The Fresh Loaf

News & Information for Amateur Bakers and Artisan Bread Enthusiasts

Oatmeal Whole Wheat bread tastes great but falls apart

spadg's picture

Oatmeal Whole Wheat bread tastes great but falls apart

Made a new recipe for Oatmeal Whole Wheat which flavor wise turned out great.   Unfortunately the loaf once sliced falls apart unless I slice very thick slices.   Is this due to lack of gluten formation or not enough baking time?   Ideas?    Bread rise and final crumb texture visually was very good so I'm confused.

isand66's picture

You need to share the recipe and your technique and if you have any photos that would help.

Most likely it is due to poor gluten development, but it could be some other reasons as well.

Dragonbones's picture

I've had the same problem in the past when adding oatmeal to bread, and assumed it was due to inadequate gluten development, but rather than doing experimentation to solve it, I just gave up on adding oatmeal. I'll be interested to hear how this gets resolved.

Mebake's picture

Oatmeal breads are bound to be slightly crumbly due the high oat content, which interferes with gluten development. Therefore, extra kneading is required to make sure the dough is silky and smooth. Increasing the water also helps make the dough more pliable, that otherwise would be dry due to the oats.

isand66's picture

I have to politely disagree with Mebake...I have added rolled oats to bread many times and have not had any issues with gluten development nor have I needed to do any extra kneading.  I will agree that it does absorb more liquid so increasing the water would certainly help.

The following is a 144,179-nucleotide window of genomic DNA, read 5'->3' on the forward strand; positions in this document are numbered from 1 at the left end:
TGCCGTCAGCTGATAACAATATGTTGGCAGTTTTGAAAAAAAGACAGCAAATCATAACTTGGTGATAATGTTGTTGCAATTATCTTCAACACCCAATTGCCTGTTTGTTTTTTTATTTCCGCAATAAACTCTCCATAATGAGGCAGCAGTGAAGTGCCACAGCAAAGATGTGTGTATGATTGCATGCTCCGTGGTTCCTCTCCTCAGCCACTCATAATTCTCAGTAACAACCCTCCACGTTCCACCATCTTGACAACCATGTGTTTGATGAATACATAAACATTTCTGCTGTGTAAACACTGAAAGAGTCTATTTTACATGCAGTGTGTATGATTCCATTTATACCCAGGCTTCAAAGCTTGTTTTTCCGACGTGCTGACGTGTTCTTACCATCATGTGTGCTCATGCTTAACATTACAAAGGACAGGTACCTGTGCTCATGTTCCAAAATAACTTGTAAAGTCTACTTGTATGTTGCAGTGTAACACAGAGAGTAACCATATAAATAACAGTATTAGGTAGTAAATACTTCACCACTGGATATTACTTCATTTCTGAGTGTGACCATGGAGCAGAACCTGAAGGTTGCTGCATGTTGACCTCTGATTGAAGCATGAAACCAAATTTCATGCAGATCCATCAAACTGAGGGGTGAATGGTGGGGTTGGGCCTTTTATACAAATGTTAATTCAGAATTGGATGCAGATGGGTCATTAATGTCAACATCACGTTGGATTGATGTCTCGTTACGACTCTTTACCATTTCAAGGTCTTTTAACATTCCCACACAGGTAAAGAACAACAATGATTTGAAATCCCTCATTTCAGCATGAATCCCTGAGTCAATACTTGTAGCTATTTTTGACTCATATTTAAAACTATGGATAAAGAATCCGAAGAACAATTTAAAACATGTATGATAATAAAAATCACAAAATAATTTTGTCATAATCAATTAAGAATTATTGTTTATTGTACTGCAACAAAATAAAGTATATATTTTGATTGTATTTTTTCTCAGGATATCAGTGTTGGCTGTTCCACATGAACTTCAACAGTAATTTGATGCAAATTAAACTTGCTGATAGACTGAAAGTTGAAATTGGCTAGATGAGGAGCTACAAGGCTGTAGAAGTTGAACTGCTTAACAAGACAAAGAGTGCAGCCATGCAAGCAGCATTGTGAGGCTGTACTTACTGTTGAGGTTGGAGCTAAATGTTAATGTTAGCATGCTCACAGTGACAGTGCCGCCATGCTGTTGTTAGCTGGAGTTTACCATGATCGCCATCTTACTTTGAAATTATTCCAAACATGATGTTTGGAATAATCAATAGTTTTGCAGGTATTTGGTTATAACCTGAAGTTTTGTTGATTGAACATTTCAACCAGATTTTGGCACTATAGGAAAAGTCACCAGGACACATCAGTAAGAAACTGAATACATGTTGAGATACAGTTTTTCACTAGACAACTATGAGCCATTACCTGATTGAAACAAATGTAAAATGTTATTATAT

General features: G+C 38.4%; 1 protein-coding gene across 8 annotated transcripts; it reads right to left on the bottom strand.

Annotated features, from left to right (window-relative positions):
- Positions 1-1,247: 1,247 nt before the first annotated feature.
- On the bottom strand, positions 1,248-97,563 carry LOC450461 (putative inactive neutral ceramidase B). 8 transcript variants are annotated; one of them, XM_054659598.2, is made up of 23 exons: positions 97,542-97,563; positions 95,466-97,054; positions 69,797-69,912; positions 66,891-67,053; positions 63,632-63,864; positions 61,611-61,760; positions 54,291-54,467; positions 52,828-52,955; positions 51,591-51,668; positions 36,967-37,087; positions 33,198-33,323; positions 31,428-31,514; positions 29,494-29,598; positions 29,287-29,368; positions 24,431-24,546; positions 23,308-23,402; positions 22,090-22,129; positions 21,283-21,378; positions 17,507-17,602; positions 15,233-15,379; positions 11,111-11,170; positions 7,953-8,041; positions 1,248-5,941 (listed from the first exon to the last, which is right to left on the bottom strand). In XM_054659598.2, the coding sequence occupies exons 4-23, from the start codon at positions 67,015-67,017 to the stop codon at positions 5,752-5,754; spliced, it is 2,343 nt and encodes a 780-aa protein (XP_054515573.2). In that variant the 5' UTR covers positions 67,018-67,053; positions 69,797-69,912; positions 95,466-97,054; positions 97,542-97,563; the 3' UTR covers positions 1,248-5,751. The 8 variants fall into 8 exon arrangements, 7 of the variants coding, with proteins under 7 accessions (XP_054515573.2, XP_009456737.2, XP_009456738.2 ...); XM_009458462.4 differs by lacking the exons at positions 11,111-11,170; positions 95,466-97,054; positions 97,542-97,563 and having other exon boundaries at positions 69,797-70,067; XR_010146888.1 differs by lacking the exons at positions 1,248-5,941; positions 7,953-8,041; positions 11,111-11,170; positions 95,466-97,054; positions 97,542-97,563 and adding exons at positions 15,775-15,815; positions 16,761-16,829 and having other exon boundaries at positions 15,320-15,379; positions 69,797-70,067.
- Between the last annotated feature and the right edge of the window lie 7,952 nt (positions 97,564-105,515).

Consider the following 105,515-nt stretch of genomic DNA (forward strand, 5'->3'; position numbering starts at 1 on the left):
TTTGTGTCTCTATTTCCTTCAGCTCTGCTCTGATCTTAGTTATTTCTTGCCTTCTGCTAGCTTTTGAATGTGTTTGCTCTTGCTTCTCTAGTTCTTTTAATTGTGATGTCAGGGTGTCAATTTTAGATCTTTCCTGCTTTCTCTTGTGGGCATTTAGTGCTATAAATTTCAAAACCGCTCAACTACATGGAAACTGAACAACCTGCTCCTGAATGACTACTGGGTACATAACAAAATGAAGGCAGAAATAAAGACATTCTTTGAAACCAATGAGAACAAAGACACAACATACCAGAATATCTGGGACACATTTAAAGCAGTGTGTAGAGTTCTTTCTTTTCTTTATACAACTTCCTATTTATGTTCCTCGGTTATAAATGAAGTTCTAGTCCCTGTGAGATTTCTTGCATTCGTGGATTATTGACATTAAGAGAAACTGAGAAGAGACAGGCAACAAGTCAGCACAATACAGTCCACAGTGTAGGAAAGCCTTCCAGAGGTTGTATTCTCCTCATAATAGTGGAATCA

isand66's picture

Please share your recipe and method so we can more accurately determine the cause of your problem.

PaddyL's picture

It is tempting to add more flour to oatmeal bread dough when you're kneading, but it should feel quite 'tacky', though not wet to the touch.  I make oatmeal bread all the time, sometimes just adding a couple of handfuls of rolled oats to my sourdough, remembering all the time not to add too much extra flour, and the loaves turn out fine.

dabrownman's picture

to grind the oatmeal to medium flour consistencey and treat it like like a whole milled grain for hydration purposes - around 80%.  We don't change the rest of the methods of the formula to include it.  No crumbly problems.  If we use whole oats we autolyse them for an hour first.

flourgirl51's picture

It could be that it is too dry.

clazar123's picture

The type of oats added makes a big difference.

 If you add groats or steel cut oats then this can interfere with the formation of gluten strands in the same manner that coarsely ground grain or nuts can-it can cut through and cause breakage of the crumb.

If you add dry rolled oats at the end of the mixing process, they will tend to be a slight lump that will absorb the moisture from the crumb around it and that part of the crumb will become fragile and crumble.

If you add any kind of oats that have had a good soak, it can change everything. Oats will generate a lot of starchy gel and stickiness that should not be tempered with more flour. The wheat in the recipe should be allowed to form  good gluten to trap all that wonderful starchy gel by having a good soak and a great knead or stretch and fold routine. This will also allow the wheat bran time to absorb moisture from the dough before the bake so it doesn't rob moisture from the crumb after and develop crumbliness there.

So the physical form of oats,hydration of oats and gluten development all are important on a multigrain, oatmeal loaf.

Try looking at this and see if it is helpful.